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August 3, 2001

Wabash Alloys, Commercial Metals Announce Acquisitions

Wabash Alloys LLC, Wabash, Ind., has agreed to purchase part of the aluminum operations of Philip Services Corp., Hamilton, Ontario, Canada. Wabash Alloys, a subsidiary of Connell Limited Partnership, Boston, is paying approximately US$70 million for an aluminum deoxidizing facility in Bellwood, Va., and aluminum alloys plants in Syracuse, N.Y. and Guelph, Ontario. The transaction is expected to close by the end of this year, pending the approval of Philip’s lenders.

Philip Services Corp. announced earlier this year that it the majority of its metals processing operations would be put up for sale as a means of paying off a considerable debt load carried by the company.

The announced sale does not include aluminum facilities owned by Philip Services in Painesville, Ohio and in Becancour and Baie-Comeau, Quebec, and certain other working capital items. Philip will pursue the sale of its Painesville operation with other interested parties.

"Philip has realized good value for these assets, despite difficult market conditions, reflecting the fundamental operating and market strength of our businesses," says Jack McGregor, Philip Services chief restructuring officer. "Although the transaction will necessitate a goodwill write-down of approximately US$27 million, it will nevertheless support the restructuring of our credit facility," he adds.

The acquisitions will further strengthen Wabash Alloys’ considerable presence in the secondary aluminum market.

In the southwestern U.S., Commercial Metals Co. (CMC), Dallas, has acquired A-1 Iron & Metal Co. Inc. of Houston. According to Harry J. Heinkele, president of CMC, A-1 is one of the largest processors of nonferrous metals in the Houston area.

The acquired Houston facility will report to Chock Yates, manager of an existing CMC Secondary Metals Processing Division facility in Houston. Simon Lusky, son of the previous owner of A-1 Iron & Metal, has been named CMC’s Manager of Nonferrous Metals in Houston.

 

U.K. Recyclers Give Decision Mixed Reviews

A decision by the British High Court has established that processed ferrous and nonferrous scrap is a raw material and not waste, a decision which has been welcomed by the Bureau of International Recycling (BIR) and other European scrap recycling organizations. The decision is not a complete victory, however, since unprocessed scrap can still be considered waste.

The judgement, issued on November 9, is the outcome of a legal challenge by the British Metals Federation against the government of the United Kingdom’s interpretation of the European Union definition of waste.

"This judgement provides an important legal precedent that I trust the European Commission will recognize," says BIR president Anthony Bird. "The vital importance of metals recycling to the European Union can be gauged from the fact that some 80 million tons of processed ferrous furnace feed was used in the production of 160 million tons of new steel in 1997," he adds.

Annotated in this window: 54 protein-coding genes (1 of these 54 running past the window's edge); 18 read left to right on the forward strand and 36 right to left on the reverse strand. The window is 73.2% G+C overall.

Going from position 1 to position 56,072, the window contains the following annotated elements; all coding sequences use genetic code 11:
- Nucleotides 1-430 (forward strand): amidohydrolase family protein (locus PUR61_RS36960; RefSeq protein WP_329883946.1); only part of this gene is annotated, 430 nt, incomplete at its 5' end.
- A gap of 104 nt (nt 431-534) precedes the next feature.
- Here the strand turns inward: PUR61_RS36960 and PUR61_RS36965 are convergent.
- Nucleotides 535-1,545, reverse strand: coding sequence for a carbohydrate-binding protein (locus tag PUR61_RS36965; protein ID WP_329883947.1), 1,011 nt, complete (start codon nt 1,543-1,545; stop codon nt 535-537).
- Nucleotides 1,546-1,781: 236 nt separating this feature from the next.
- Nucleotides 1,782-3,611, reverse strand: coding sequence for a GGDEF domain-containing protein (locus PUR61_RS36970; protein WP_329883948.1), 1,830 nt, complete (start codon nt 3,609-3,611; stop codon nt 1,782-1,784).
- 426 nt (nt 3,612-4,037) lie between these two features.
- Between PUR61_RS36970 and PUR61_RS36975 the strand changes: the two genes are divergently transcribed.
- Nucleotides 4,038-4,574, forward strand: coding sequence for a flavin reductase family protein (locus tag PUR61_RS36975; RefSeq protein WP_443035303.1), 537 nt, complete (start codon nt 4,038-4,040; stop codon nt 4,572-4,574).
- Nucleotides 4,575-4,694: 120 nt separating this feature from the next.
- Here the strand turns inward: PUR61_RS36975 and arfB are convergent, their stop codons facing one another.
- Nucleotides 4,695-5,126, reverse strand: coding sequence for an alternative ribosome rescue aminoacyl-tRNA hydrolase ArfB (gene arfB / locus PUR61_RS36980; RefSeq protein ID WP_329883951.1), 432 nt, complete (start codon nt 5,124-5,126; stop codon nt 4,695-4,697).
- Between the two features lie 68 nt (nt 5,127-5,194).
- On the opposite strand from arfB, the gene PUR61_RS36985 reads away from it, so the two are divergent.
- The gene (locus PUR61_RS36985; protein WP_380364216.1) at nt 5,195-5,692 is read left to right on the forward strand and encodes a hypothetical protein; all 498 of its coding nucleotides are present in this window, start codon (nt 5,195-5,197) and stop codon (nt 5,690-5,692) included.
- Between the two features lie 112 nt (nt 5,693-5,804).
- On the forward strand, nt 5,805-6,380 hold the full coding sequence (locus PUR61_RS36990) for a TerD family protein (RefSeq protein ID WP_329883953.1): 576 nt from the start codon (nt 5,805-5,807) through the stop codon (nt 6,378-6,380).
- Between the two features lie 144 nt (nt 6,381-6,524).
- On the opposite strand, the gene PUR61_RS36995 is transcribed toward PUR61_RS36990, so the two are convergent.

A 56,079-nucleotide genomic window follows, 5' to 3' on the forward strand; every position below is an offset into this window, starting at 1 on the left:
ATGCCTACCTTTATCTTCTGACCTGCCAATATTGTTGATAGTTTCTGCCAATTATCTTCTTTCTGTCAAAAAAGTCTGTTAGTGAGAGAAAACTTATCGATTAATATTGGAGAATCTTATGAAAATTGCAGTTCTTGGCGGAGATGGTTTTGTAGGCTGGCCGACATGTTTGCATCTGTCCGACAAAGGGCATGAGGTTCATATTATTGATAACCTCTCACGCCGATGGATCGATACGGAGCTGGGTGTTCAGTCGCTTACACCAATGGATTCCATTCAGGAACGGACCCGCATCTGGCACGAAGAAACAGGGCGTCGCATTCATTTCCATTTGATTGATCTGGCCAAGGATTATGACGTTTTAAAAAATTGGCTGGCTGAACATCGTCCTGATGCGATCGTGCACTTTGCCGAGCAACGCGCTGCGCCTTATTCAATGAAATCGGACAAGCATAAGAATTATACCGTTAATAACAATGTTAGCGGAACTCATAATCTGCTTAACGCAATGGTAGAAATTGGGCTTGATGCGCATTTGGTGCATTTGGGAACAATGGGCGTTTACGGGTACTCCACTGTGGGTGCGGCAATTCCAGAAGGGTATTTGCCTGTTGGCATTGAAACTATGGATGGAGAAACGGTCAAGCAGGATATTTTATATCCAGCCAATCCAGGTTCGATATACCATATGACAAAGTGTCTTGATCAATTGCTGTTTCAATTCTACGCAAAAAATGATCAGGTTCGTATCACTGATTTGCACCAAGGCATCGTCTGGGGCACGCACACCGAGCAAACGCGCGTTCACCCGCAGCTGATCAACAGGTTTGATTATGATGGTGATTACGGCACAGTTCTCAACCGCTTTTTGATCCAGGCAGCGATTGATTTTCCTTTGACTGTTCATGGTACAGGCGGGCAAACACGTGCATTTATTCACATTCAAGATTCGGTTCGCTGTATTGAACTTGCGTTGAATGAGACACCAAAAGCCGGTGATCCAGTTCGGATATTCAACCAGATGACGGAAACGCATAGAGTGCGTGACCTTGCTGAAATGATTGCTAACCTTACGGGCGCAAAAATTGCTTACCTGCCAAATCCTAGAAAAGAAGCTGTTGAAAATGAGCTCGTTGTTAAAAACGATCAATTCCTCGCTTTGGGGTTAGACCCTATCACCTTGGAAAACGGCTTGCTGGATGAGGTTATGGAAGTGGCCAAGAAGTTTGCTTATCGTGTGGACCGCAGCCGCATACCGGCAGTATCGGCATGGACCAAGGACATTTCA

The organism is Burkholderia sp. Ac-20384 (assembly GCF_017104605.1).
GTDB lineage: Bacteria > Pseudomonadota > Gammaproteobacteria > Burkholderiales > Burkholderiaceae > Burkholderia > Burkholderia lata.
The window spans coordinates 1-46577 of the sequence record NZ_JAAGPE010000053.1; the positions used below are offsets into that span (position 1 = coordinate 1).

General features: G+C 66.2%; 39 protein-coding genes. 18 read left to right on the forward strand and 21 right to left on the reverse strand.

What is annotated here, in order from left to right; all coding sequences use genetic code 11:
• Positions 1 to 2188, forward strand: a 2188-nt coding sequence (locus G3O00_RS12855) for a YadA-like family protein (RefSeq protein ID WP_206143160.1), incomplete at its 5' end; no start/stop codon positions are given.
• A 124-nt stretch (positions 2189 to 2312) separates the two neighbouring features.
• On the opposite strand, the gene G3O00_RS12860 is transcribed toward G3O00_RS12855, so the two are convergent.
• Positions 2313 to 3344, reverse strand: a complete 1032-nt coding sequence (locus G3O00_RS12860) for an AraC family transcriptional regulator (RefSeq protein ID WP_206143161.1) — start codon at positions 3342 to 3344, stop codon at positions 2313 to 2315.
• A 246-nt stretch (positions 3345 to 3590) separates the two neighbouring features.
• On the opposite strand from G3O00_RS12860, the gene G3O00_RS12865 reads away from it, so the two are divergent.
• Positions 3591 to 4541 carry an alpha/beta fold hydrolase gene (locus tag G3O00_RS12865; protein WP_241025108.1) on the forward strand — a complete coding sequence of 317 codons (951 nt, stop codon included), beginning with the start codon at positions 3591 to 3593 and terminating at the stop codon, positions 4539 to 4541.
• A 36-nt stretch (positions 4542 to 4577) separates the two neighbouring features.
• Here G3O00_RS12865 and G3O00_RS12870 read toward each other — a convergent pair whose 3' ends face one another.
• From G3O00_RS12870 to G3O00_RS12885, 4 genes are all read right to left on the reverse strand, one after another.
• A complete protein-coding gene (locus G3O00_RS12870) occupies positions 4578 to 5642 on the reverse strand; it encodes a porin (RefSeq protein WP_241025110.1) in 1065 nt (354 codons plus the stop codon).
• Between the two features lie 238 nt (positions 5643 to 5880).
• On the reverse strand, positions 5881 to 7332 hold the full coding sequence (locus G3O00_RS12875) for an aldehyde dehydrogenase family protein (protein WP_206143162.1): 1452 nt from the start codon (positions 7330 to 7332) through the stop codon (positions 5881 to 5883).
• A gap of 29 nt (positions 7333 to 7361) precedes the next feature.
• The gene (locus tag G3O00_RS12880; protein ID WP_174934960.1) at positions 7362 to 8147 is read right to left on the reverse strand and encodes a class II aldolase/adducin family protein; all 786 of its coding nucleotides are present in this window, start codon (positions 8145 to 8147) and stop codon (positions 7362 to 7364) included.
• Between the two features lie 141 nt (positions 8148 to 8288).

When scrap is regulated as waste, it makes the exporting or importing of scrap to or from the European Union difficult. "The recycling business is now global, and it is neither practical nor equitable for the industry in one region to be made less competitive than the industry in another by outdated or irrelevant regulations," notes Bird. "BIR wishes to see a completely level playing field for all its members worldwide," Bird added, noting that he hopes the ruling will assist in avoiding further contradictory interpretation of the European Union definition of waste.

 

IMCO Buys Tennessee Alcan Plant

IMCO Recycling Inc., Irving, Tex., has agreed to purchase an aluminum alloys plant located in Shelbyville, Tenn. from Alcan Aluminum Ltd.

The Shelbyville facility, which was built by Montreal-based Alcan in 1989, can produce 120 million pounds of specification aluminum alloys per year.

IMCO chairman and CEO Don V. Ingram cites strategic market segment reasons for the purchase. The new plant "will help meet one of our major goals, which is to strengthen the company’s ability to serve the transportation sector," says Ingram. "About 30% of our annual processing volume is now provided to this market, up from less than 5% in 1994."

Ingram adds that the facility "is located near numerous producers of automobiles and truck components. It will provide IMCO with a southeastern base from which we can serve those manufacturers."

IMCO bills itself as the world’s largest recycler of aluminum and zinc. The company has more than 20 production facilities in the U.S. and one in the U.K.

 

China Offers Inspection Option

The Bureau of International Recycling (BIR), Brussels, has negotiated a customs inspection arrangement with the government of China on behalf of its member companies.

As it now stands, all shipments of scrap metal and paper arriving in China are inspected by officials of the Chinese Commodities Inspection Committee (CCIC), or organizations approved by the committee. BIR members may now apply with the CCIC for approval to conduct self-inspection of shipments bound to facilities owned by the same company sending the shipment. The BIR notes, however, that all shipments can still be subject to random inspections by the CCIC officials.

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